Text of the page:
Maddox v. United States
APPEAL from the Court of Claims; the case being thus:
H. A. Risley, treasury agent at Norfolk for the purchase of the products of insurrectionary States, in November, 1864, contracted in writing to purchase from Maddox and certain persons associated with him, loyal citizens of the United States, a large quantity of tobacco, rosin, and turpentine, situated in the States of Virginia and North Carolina, to be delivered in Norfolk or New York, and sold at certain points mentioned, under the same conditions as other sales of like public property.
With the contract Risley delivered to Maddox and his associates a request for safe-conduct and means of transportation.
This request was presented to the President of the United States, who indorsed on it that the property to be transported under the contract should be free from seizure or detention, and that the military and naval authorities be requested to furnish the necessary facilities for getting the products within our lines. These products, at the time the contract was made, and the military safe-conduct delivered, were not owned or controlled by Maddox and the others, but they expected to procure them in or about the city of Richmond, in the State of Virginia. In the months of January and February, 1865, they succeeded, in part performance of their contract, in purchasing a large number of boxes of tobacco-less, however, than they had agreed to do-which were subsequently either burned by our military forces, appropriated by them to the use of the United States, or destroyed in the fires in Richmond at the time it was captured, in April, 1865.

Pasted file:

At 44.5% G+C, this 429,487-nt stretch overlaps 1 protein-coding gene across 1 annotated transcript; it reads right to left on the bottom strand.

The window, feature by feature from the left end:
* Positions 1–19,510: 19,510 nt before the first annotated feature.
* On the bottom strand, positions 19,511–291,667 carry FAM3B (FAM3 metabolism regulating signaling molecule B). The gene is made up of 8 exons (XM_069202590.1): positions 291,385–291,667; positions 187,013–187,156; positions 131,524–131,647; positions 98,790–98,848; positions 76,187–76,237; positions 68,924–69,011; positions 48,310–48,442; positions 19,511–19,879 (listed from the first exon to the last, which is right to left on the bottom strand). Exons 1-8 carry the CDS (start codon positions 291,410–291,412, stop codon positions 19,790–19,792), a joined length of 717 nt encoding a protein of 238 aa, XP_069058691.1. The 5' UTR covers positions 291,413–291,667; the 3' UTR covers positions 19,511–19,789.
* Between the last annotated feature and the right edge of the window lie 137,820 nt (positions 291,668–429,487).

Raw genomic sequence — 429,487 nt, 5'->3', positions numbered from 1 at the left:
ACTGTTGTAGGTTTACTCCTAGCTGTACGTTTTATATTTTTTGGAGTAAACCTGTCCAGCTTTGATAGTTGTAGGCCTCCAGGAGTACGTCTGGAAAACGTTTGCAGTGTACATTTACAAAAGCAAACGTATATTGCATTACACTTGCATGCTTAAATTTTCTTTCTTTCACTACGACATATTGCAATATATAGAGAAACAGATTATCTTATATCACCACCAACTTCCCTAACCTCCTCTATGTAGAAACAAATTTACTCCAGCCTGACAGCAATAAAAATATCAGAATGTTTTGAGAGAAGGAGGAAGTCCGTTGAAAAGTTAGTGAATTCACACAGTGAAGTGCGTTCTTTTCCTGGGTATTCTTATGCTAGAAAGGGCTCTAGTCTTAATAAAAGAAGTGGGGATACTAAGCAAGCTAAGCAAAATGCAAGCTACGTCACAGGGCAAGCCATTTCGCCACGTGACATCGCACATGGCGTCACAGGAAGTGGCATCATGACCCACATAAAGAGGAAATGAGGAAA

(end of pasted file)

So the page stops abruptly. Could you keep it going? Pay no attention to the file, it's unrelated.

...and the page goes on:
Hereupon Maddox and his associates filed a petition in the Court of Claims for an alleged breach of contract, and praying judgment for $735,644, with interest.
The United States demurred and the court sustained the demurrer. To reverse that decision this appeal was prosecuted.
Mr. C. H. Hill, Assistant Attorney-General, in support of the ruling below, argued that the cae was similar to the United States v. Lane, in which it was held, after a review of the statutory provisions and the treasury regulations concerning the purchase of products of insurrectionary States, that a purchasing agent, acting in behalf of the United States, had no authority to negotiate with any one in relation to the purchase of such products, unless at the time of the negotiation the party either owned or controlled them; in other words, that they were not designed to protect a speculation; that independently of this the petition did not allege, and the facts did not show, that the contractors were ready and willing, or were even in a condition to perform fully the contract on their part; that is to say, to deliver the whole of the products contracted for.
And, finally, that if the claim had any foundation at all, it was the damage sustained in consequence of the action of the military authorities; a claim not within the jurisdiction of the Court of Claims.
Messrs B. R. Curtis and James Hughes, contra, for the appellants, argued—
1st. That the United States v. Lane did not rule this case, because: 1st. The facts were different in this case, Lane in his case having had far greater facilities, and he having been allowed to carry an outward cargo. The point resolved in the case was that carrying an outgoing cargo was without authority of law or regulations pursuant to law.
2d. That all comments of the court made in the Lane case, which do not apply to this case, were obiter dicta and subject to be reviewed and reconsidered in this case.
Mr. Justice DAVIS delivered the opinion of the court.
See act of July 4, 1864, 13 Stat. at Large, 381.
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